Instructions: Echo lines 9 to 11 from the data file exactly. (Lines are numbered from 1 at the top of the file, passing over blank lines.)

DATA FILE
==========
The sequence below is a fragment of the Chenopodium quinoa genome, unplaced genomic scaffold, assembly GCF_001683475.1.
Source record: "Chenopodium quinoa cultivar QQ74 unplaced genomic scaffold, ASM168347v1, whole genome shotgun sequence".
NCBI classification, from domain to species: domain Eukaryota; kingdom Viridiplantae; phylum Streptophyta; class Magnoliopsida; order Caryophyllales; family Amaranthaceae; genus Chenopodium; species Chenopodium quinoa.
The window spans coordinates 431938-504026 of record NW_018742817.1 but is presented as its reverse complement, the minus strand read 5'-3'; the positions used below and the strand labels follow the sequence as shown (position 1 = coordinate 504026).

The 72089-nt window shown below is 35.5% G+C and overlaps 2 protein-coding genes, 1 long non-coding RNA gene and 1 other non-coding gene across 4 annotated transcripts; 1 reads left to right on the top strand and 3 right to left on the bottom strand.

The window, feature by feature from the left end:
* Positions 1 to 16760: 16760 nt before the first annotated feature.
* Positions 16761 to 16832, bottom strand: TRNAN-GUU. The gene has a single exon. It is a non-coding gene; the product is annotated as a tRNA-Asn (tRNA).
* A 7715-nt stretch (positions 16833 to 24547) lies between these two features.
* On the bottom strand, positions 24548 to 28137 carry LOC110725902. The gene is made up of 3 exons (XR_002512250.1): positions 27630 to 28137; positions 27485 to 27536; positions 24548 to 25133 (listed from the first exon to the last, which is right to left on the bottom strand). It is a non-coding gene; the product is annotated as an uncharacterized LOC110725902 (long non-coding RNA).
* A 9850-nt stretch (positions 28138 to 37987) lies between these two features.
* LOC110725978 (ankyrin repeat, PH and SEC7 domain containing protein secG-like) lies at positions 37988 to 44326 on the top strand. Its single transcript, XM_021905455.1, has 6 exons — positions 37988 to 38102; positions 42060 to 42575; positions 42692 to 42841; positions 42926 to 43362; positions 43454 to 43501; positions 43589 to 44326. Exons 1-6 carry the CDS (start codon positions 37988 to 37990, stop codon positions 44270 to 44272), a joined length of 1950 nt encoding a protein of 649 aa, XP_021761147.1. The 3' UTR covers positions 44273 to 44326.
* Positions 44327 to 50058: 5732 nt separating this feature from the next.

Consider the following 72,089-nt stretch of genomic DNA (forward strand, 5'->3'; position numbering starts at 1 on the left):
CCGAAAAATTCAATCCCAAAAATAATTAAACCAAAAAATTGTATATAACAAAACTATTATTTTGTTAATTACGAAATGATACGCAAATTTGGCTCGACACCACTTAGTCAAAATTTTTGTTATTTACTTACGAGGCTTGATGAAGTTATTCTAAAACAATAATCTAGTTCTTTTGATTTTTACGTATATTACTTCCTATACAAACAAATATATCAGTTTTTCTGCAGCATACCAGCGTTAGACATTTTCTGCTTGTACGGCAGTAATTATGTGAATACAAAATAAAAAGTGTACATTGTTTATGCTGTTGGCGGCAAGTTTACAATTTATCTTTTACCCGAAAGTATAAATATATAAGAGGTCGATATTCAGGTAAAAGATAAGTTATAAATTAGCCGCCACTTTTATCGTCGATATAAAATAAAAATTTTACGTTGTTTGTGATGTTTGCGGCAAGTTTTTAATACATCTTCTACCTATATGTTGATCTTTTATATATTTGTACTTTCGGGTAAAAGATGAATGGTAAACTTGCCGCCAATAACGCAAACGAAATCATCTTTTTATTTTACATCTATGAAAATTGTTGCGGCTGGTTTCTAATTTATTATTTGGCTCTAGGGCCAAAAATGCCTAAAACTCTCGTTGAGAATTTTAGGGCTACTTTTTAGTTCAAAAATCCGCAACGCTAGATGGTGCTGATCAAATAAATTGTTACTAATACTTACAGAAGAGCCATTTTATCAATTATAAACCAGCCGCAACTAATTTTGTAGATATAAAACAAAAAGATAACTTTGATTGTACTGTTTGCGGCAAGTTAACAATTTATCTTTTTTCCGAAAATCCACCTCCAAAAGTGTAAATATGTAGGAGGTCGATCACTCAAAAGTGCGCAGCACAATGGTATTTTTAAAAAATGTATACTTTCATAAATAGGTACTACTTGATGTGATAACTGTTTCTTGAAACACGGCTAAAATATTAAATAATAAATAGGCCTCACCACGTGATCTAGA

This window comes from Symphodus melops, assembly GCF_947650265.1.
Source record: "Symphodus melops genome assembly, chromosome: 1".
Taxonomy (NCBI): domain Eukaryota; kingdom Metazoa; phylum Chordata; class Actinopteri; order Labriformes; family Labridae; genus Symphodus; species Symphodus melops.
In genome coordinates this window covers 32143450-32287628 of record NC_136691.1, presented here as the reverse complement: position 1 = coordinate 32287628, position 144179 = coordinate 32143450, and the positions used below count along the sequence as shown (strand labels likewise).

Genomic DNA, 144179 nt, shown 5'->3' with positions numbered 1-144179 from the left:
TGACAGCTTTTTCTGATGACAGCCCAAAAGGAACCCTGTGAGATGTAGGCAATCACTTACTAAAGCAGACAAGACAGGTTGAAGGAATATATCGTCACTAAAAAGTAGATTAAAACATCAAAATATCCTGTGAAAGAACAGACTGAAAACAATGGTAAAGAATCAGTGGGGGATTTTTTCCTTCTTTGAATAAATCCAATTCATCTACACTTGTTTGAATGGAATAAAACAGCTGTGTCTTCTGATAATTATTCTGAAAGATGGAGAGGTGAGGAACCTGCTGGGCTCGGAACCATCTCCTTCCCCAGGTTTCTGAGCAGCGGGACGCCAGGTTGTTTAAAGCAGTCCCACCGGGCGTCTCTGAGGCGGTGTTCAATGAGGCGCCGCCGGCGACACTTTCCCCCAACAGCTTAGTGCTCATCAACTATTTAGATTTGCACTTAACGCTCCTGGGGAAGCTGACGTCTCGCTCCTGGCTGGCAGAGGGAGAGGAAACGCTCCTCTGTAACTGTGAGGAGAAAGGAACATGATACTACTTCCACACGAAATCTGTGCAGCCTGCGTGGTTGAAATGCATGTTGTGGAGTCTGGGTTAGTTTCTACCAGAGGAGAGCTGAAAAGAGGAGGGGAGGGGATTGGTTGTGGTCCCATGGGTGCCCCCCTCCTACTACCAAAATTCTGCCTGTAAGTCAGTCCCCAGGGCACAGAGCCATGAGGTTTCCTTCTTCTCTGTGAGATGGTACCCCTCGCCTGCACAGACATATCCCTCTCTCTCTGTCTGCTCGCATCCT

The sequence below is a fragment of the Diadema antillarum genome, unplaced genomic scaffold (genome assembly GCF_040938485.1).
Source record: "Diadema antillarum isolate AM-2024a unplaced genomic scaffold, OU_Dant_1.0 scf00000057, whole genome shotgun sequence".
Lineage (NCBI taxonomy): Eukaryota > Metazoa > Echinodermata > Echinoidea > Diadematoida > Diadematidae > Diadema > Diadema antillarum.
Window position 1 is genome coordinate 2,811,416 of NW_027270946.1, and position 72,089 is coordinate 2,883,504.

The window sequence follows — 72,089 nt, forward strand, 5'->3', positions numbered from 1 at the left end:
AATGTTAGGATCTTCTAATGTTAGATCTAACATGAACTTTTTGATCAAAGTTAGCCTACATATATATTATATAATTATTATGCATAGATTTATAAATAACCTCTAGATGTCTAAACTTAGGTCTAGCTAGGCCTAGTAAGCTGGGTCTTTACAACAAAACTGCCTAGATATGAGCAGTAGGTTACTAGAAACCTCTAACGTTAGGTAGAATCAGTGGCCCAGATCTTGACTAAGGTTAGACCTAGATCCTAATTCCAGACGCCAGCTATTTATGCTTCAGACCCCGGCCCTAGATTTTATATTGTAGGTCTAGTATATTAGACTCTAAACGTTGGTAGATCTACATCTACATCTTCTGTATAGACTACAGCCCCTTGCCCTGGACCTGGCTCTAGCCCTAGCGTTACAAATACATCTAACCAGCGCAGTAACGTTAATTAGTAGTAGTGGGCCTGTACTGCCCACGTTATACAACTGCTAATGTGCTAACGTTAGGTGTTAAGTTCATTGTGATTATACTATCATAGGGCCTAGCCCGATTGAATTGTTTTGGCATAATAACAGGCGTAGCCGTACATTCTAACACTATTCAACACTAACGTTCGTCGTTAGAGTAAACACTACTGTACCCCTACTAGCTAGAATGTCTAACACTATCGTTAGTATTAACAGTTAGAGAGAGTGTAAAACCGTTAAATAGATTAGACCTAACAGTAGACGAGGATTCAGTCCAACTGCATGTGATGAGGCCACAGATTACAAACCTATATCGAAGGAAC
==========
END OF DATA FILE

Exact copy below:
* A 7715-nt stretch (positions 16833 to 24547) lies between these two features.
* On the bottom strand, positions 24548 to 28137 carry LOC110725902. The gene is made up of 3 exons (XR_002512250.1): positions 27630 to 28137; positions 27485 to 27536; positions 24548 to 25133 (listed from the first exon to the last, which is right to left on the bottom strand). It is a non-coding gene; the product is annotated as an uncharacterized LOC110725902 (long non-coding RNA).
* A 9850-nt stretch (positions 28138 to 37987) lies between these two features.